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“It’s a guy who goes into his office on a Sunday,” said Demna Gvasalia, creative director of Balenciaga. On the first day of the Paris AW17 menswear shows, he’d just shown a collection that, among other things, mixed business suits with sneakers. This isn’t the blurred lines of casual tailoring that dominated Milan. These suits were everything that young men are meant to hate: double-breasted formal tailoring, outfits worn with business shirt and tie. From these corporate garments, he made fashion.
What a riot. Two seasons in, Gvasalia’s menswear take on Balenciaga can encompass such suits, plaid shirts, souped up technical outerwear, and sweatshirts that played with the campaign logo of Bernie Sanders and that of Balenciaga’s parent company Kering. The fake Bernie Sanders logo read “Balenciaga 2017”, over waving lines of white and red. The Kering logo was printed large on a white hoodie — an audacious move, with most brands pretending they don’t belong to a conglomerate. I was sat opposite Kering CEO François-Henri Pinault. As the model wearing it walked by, Pinault’s mouth was closed, but it raised slightly into a smile. He looked like a parent not sure if he should laugh at his kid’s joke. He should.
Gvasalia said the collection was about corporations, particularly because Balenciaga had just moved next door to the Kering headquarters in Paris. The buildings share a plaza and parking lot, and Gvasalia said he looks at corporate men in their suits everyday. “My work is always about reflecting the reality around us,” he said. “That’s just honest. It’s what’s happening.”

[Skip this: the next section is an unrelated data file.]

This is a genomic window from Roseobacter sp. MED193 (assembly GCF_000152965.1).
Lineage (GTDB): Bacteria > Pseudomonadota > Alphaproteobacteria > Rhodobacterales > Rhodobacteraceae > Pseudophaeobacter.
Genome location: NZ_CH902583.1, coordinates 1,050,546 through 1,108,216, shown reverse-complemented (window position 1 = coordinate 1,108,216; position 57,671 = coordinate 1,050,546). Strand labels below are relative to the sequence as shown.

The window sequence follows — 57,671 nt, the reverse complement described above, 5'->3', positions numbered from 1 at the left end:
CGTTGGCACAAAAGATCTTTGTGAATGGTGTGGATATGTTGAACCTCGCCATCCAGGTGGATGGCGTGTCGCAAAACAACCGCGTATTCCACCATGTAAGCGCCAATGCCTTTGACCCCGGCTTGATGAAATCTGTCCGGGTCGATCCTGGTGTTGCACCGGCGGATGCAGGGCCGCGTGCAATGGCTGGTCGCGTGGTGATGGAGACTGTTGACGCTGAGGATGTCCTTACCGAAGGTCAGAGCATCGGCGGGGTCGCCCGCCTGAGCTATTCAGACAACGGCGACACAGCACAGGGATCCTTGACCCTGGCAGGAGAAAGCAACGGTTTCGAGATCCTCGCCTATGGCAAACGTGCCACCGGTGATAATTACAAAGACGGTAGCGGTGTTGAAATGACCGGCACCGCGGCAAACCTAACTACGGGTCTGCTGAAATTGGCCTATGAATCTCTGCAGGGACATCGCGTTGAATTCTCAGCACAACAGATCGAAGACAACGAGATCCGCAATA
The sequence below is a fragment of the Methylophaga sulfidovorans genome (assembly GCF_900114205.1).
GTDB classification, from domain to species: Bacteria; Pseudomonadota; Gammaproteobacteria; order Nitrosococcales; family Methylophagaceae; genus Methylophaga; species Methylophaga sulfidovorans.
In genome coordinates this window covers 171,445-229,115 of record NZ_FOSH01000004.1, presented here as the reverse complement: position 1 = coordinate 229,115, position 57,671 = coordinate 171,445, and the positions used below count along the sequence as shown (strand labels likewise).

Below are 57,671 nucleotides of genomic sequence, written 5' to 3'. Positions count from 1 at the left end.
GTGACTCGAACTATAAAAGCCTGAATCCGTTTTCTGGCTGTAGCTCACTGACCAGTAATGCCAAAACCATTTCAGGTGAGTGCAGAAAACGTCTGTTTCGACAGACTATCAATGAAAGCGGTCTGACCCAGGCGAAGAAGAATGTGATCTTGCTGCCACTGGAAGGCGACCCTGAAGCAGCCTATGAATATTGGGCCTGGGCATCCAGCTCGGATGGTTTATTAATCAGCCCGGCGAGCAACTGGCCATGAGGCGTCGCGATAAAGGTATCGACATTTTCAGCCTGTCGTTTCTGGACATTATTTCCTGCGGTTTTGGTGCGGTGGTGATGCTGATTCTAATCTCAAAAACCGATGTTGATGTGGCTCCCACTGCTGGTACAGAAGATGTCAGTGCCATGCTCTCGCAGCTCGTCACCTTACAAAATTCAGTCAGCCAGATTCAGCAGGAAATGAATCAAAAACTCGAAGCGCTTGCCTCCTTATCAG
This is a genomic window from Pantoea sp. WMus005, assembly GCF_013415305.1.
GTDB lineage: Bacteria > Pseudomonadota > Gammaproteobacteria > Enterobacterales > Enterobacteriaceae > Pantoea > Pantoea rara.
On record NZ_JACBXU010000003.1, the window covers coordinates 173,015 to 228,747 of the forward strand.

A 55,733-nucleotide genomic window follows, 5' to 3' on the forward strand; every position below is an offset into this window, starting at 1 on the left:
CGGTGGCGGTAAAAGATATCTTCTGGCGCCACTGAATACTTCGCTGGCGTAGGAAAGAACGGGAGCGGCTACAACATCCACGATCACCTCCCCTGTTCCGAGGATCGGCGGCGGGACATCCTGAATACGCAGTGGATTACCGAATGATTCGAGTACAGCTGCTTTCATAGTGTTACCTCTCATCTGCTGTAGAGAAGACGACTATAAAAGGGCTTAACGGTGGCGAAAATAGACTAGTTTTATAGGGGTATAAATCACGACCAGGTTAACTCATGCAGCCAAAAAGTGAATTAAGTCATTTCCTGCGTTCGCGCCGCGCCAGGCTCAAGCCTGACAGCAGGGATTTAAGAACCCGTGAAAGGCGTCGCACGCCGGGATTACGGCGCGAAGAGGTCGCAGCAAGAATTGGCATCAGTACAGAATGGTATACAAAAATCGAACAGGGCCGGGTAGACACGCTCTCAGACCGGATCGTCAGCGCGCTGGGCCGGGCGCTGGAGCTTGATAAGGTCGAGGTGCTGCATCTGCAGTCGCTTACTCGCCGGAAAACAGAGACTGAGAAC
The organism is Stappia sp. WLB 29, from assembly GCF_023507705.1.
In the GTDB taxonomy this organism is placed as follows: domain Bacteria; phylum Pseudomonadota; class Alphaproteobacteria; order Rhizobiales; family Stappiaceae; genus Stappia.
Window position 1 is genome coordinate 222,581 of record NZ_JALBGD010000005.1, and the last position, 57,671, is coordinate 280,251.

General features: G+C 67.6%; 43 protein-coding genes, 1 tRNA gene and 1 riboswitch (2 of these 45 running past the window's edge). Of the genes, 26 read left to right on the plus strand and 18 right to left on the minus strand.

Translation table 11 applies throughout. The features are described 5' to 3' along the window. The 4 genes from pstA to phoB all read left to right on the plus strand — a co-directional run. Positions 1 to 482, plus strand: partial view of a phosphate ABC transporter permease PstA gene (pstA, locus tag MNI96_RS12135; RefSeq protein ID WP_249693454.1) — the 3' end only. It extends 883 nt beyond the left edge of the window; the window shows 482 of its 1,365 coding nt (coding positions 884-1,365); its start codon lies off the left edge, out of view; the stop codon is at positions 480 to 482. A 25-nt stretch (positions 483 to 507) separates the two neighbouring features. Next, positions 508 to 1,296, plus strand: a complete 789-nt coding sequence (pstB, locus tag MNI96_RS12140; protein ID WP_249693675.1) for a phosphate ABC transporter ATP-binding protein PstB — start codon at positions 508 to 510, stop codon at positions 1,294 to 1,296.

It turns out that Balenciaga shares a similar approach to Kering stablemate Gucci: evolve one style, avoid sudden seasonal change. This collection related to his menswear debut last summer in its strong shoulders. It also spoke to his womenswear collections in its ramped up technical outwear, like a nylon sailing zip-up in black with red trim, or an overly stuffed padded jacket in silver grey. The tactic builds a solid and repeating story, rather than the false assumption that a customer wants skittish trend flits.
The play with logos was irreverent and funny. The cut of the garments was serious. Zip-up bombers — a seemingly never-dying trend — were given yet another lease of life by fitting them tight at the waist before cutting a generous wide shoulder, pushing the silhouette upwards. There was also a neat low-waist cut of trouser. Backstage, stylist Lotta Volkova told me the models had said the cut was comfortable to wear, hanging on at the hips. Meanwhile, a crowd of well-wishers amassed around Gvasalia. “Demna for president!” called out an American editor. Amen to that.
Words on clothing can be disruptive things, like an ad campaign slapped on a beautiful building. At Pierpaolo Piccioli’s first solo men’s show at Valentino since his former creative partner Maria Grazia Chiuri quit for Christian Dior, faux punk cut-up lettering was slapped on garments to make emotive statements. One read “It seemed to be the end until the next beginning”. Why dwell on the past? “Reclaim your heritage. Beauty is a birthright” said another. Really? The last thing that big-spending luxury customers need to worry about is their birthright.
It was a shame, because the clothes beneath were often very lovely, and pointed in a new direction of clarity for Valentino. Tailoring had that neat form and flare that hints at the seventies, consolidating the message seen at Prada, as did a pair of cords. Blousons were in a wide plaid. A duffel looked neat in mint green, a zip-up sweet in soft pink. The phrases kept appearing. The only answer was to put them in a blind spot. They were sentiments better felt than said.
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